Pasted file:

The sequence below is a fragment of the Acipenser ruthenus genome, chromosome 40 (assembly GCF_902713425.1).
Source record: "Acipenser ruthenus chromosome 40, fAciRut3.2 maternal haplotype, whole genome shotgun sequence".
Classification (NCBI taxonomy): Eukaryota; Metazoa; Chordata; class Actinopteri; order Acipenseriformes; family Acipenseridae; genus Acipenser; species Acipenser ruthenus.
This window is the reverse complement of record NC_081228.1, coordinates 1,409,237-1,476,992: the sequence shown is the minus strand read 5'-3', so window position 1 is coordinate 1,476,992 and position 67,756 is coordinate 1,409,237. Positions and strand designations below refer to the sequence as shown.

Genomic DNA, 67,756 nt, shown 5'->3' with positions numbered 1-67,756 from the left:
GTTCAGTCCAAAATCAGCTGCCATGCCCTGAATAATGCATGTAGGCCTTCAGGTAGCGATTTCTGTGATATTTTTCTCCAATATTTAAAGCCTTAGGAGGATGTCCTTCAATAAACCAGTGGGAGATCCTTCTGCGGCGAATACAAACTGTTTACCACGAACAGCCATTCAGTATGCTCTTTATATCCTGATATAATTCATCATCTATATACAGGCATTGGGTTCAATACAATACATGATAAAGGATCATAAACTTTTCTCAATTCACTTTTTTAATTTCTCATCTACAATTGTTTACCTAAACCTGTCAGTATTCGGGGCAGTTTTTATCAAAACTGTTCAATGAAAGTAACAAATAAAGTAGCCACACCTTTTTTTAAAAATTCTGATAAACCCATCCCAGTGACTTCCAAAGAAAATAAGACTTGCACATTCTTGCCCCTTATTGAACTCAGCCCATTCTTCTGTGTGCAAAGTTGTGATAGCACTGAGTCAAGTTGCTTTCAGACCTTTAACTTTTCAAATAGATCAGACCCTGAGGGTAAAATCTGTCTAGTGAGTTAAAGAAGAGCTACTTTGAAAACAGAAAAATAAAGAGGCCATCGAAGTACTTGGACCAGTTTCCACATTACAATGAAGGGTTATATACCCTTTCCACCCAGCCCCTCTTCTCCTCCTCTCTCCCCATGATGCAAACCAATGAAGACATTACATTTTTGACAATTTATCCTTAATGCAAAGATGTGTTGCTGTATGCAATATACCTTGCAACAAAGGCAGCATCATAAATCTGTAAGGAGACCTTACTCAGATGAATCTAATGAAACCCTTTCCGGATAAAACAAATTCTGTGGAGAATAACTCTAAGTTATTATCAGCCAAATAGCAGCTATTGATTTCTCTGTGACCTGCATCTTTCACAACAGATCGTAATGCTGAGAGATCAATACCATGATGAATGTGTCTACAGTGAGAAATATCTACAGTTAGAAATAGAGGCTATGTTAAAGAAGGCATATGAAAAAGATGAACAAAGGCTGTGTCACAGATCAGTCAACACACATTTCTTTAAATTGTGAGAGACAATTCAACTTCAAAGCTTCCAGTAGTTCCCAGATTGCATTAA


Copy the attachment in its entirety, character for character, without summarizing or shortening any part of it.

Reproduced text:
The sequence below is a fragment of the Acipenser ruthenus genome, chromosome 40 (assembly GCF_902713425.1).
Source record: "Acipenser ruthenus chromosome 40, fAciRut3.2 maternal haplotype, whole genome shotgun sequence".
Classification (NCBI taxonomy): Eukaryota; Metazoa; Chordata; class Actinopteri; order Acipenseriformes; family Acipenseridae; genus Acipenser; species Acipenser ruthenus.
This window is the reverse complement of record NC_081228.1, coordinates 1,409,237-1,476,992: the sequence shown is the minus strand read 5'-3', so window position 1 is coordinate 1,476,992 and position 67,756 is coordinate 1,409,237. Positions and strand designations below refer to the sequence as shown.

Genomic DNA, 67,756 nt, shown 5'->3' with positions numbered 1-67,756 from the left:
GTTCAGTCCAAAATCAGCTGCCATGCCCTGAATAATGCATGTAGGCCTTCAGGTAGCGATTTCTGTGATATTTTTCTCCAATATTTAAAGCCTTAGGAGGATGTCCTTCAATAAACCAGTGGGAGATCCTTCTGCGGCGAATACAAACTGTTTACCACGAACAGCCATTCAGTATGCTCTTTATATCCTGATATAATTCATCATCTATATACAGGCATTGGGTTCAATACAATACATGATAAAGGATCATAAACTTTTCTCAATTCACTTTTTTAATTTCTCATCTACAATTGTTTACCTAAACCTGTCAGTATTCGGGGCAGTTTTTATCAAAACTGTTCAATGAAAGTAACAAATAAAGTAGCCACACCTTTTTTTAAAAATTCTGATAAACCCATCCCAGTGACTTCCAAAGAAAATAAGACTTGCACATTCTTGCCCCTTATTGAACTCAGCCCATTCTTCTGTGTGCAAAGTTGTGATAGCACTGAGTCAAGTTGCTTTCAGACCTTTAACTTTTCAAATAGATCAGACCCTGAGGGTAAAATCTGTCTAGTGAGTTAAAGAAGAGCTACTTTGAAAACAGAAAAATAAAGAGGCCATCGAAGTACTTGGACCAGTTTCCACATTACAATGAAGGGTTATATACCCTTTCCACCCAGCCCCTCTTCTCCTCCTCTCTCCCCATGATGCAAACCAATGAAGACATTACATTTTTGACAATTTATCCTTAATGCAAAGATGTGTTGCTGTATGCAATATACCTTGCAACAAAGGCAGCATCATAAATCTGTAAGGAGACCTTACTCAGATGAATCTAATGAAACCCTTTCCGGATAAAACAAATTCTGTGGAGAATAACTCTAAGTTATTATCAGCCAAATAGCAGCTATTGATTTCTCTGTGACCTGCATCTTTCACAACAGATCGTAATGCTGAGAGATCAATACCATGATGAATGTGTCTACAGTGAGAAATATCTACAGTTAGAAATAGAGGCTATGTTAAAGAAGGCATATGAAAAAGATGAACAAAGGCTGTGTCACAGATCAGTCAACACACATTTCTTTAAATTGTGAGAGACAATTCAACTTCAAAGCTTCCAGTAGTTCCCAGATTGCATTAA